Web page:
Welcome!  Hymns have been and continue to be a real source of inspiration to me.  My desire in this blog is to share special hymns with my readers hoping that the words will minister to them, especially in times of great personal need.  If one of these hymns ministers to you, please take time to leave a comment so that I know that my blog is helping others as much as it helps me. Sometimes I will also provide a link where you can go to hear the hymn played.  So, please join me here each week and sing along as we praise God together.

Sunday, December 25, 2022


          Few of the many songs of Christmas so directly and profoundly share the personal appeal of Jesus Christ as "Sweet Little Jesus Boy".
          The song is mistaken by many to be an old American spiritual song sung by the slaves of the South in the 19th Century.  But it was really written in 1934 by white American composer, Robert MacCimasey (1898-1979).
          Born in Louisiana, MacGimsey was a lawyer who wrote what folks of his generation often called "black music".  He was actually raised in the company of black domestric help who gave him a rich background in the gospel music of the South.  It is said that his childhood caregiver, who he called Aunt Becky, would sing spirituals to him as a baby.
          It is said that he wanted this song to echo the sentiments of black Christians in the Civil War era.  He pictured an aging black man, whose life had been filled with poverty and injustice, "standing in the middle of a field just giving his heart to Jesus in the stillness."
          He was influenced by his circumstances one snowy Christmas Eve in New York City as he was walking past some noisy nightclubs.  He saw inebriated patrons whose celebrations had no connection with Jesus Christ and why He came.   He wondered how people could be so disconnected to the real message and history of the season.
          The lyrics of his song represent the deeper expressions of most Christians during this season.  They begin with the telling of how Christ, as a child and later as a man, would not be accepted by the world.  And as an apology to Jesus his lyrics repeat the phrase "We didn't know who you were."  He says "Didn't know You'd come to save us, Lord; To take our sins away.  Our eyes was blind, we couldn't see.  We didn't know who you was." Are things much different today?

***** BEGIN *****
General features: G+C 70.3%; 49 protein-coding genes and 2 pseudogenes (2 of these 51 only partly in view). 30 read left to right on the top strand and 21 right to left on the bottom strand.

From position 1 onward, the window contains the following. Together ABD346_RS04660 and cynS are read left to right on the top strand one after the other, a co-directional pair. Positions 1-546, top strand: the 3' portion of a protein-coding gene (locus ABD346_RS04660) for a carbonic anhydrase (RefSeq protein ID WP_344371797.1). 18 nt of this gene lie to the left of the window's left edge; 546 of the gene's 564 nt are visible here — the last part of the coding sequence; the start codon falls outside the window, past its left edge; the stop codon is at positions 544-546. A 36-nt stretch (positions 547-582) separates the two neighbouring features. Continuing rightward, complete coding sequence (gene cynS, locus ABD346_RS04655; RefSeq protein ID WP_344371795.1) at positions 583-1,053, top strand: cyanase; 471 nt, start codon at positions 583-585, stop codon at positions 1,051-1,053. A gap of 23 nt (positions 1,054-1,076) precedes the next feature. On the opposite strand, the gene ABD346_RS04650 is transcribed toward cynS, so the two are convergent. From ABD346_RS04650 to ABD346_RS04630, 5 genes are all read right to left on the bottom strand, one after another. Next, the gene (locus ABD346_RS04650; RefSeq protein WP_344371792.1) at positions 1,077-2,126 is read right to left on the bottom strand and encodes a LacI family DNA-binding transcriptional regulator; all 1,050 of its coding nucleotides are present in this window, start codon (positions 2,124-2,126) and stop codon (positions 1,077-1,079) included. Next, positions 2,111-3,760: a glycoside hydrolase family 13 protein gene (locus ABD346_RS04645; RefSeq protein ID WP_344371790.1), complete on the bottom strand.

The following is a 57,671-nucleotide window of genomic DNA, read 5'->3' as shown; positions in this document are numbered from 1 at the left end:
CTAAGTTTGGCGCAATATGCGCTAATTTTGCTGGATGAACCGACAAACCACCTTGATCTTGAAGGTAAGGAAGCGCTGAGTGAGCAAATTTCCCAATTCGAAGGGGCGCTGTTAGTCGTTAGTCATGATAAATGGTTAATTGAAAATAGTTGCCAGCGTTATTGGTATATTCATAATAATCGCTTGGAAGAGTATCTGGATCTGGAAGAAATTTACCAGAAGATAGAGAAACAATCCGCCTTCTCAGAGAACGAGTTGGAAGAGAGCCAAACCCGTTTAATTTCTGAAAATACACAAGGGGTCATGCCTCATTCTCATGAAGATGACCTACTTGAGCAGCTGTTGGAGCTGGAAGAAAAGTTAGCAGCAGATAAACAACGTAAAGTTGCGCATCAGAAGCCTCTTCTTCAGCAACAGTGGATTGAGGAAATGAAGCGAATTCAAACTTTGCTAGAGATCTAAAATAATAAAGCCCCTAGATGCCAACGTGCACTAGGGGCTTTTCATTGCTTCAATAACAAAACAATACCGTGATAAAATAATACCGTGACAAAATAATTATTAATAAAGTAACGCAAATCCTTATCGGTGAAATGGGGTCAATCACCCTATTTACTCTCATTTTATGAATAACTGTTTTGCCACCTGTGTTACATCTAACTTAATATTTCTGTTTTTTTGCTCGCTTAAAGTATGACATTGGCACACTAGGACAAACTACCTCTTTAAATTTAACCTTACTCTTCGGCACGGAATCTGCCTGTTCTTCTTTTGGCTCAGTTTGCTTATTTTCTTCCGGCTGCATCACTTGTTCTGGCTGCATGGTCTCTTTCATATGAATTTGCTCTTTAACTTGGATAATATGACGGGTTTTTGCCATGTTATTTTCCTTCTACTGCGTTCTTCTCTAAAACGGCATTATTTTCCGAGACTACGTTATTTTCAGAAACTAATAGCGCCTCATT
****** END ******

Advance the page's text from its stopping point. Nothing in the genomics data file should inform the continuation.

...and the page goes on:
Though performed live on the radio for many years, "Sweet Little Jesus Boy" was made most famous in 1955 when it was released by famed gospel singer Mahalia Jackson.  Since her recording, various artists have recorded and performed this song in various ways.  It since has been a favorite of both large and small choirs.
          As we listen to this song, may we be challenged anew this holiday season of the truth of the One who came here as a baby to eventually become our Savior.  May we understand who He is and that He came to save us all, take our sins away and give us new life.
Sweet little Jesus boy, born in a manger
Sweet little Holy child, 
we didn't know who You were

Long time ago it seems, You were born
Born in a manager Lord, 
sweet little Jesus boy
Didn't know you'd come to save us all
To take our sins away
Our eyes were blind we did not see
We didn't know who You were
You have shown us how 
And we are trying
Master, You have shown us how
Even as You were dying

This world treats You mean, Lord
Treats me mean too
But that's how things are done down here
We didn't know it was You
Didn't know You'd come to save us all, 
to take our sins away
Our eyes were blind, we did not see
We didn't know who You were
Listen to it here.    SWEET

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